Many portable computers no longer include a built-in Condenser Microphone (Mic) in their standard specification, even if a Mic seems to be present (a small hole with an image of a microphone or "Mic" beside it normally sited on the upper part of the screen's plastic frame or occasionally on the Control Panel at the foot of the screen, often what seems to be the Mic is actually just a redundant, optional extra facility under which a MIc could be added by the manufacturer if the specification of the computer required one.
Since many computer-based activities that require Mics, such as Conference Calling, Voice Over Internet Protocol (VOIP - voice calls over the internet) Telephony, Gaming, Skype Internet calls (VOIP calls + Webcam), E-Mail Account Voice Calls, Voice Messaging, Karaoke, Music Recording, etc. also tend to require earphones/headphones as well as Mics, a consensus has built around a preference for dedicated headsets with combined Mic and Headphones functions.
To establish whether a built-in Condenser Mic is specified for and installed in this computer (assuming this computer runs a Windows Operating System):
Start -> Accessories -> Entertainment -> Volume Control -> Options -> Properties -> scroll down through the audio-related device list to find "Mic" -> tick "Mic" -> OK -> untick "Mute" at the foot of the "Mic" Panel -> Close Volume Control -> Start -> Accessories -> Entertainment -> Sound Recorder -> click the button with red dot on it to start recording sound via the built-in Condenser Mic -> Speak, clap or generate sounds near the computer -> if a Mic were installed the waveform in the center of the Sound Recorder box would modulate to reflect the sounds you are making -> if no sound registers during test recording, then check for a power up/mute Mic switch on the front or sides of the computer or on the Control Panel or by using a Function Key to toggles the Mic on and off (press and hold Fn + the relevant Audio Input/Mic Function [F+number] key), then repeat the above test recording procedure with another set of sounds.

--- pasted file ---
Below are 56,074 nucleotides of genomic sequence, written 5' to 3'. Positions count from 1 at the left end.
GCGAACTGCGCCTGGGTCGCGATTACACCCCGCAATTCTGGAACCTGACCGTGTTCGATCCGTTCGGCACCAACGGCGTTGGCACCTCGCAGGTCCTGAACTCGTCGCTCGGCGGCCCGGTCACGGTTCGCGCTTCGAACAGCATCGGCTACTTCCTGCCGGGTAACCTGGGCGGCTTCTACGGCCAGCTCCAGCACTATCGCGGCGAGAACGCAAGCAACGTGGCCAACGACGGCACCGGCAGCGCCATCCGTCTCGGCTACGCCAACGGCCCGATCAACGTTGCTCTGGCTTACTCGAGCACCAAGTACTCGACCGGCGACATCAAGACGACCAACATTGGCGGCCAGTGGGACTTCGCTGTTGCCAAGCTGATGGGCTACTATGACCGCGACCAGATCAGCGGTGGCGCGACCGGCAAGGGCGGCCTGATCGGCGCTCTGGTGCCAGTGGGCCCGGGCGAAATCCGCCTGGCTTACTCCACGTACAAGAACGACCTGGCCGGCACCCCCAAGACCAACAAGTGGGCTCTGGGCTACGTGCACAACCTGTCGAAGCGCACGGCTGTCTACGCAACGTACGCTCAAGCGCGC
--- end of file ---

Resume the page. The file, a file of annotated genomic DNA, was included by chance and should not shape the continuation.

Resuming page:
If any of the devices, switches, Function keys or tools mentioned above is missing or inaccessible on this computer, then the probability is that no built-in Mic is specified for or installed on it.
In any event, in terms of convenience, ease of use, comfort, posture and both inbound and outbound sound quality, by far the best device for a Conference Call is a dedicated headset (see examples and a potential source below):AMAZON - USB Headsetshttp://www.amazon.com/s/ref=nb_sb_ss_c_1_21?url=search-alias%3Delectronics&field-keywords=plantronics+usb+headsets&sprefix=plantronics++headsetsBESTBUY - USB Headsetshttp://www.bestbuy.com/site/searchpage.jsp;jsessionid=DC39D8B9ECA7DEB08D8776E2C1DC08CE.bbolsp-app04-34?_dyncharset=ISO-8859-1&_dynSessConf=-8275865406227367138&id=pcat17071&type=page&st=USB+headset&sc=Global&cp=1&nrp=15&sp=&qp=&list=n&iht=y&usc=All+Categories&ks=960
LIGHT OFFICE USE (Ambient Sound Permitting) USB HEADSETMID WEIGHT EAR-ENCLOSING (Ambient Sound Excluding) USB HEADSET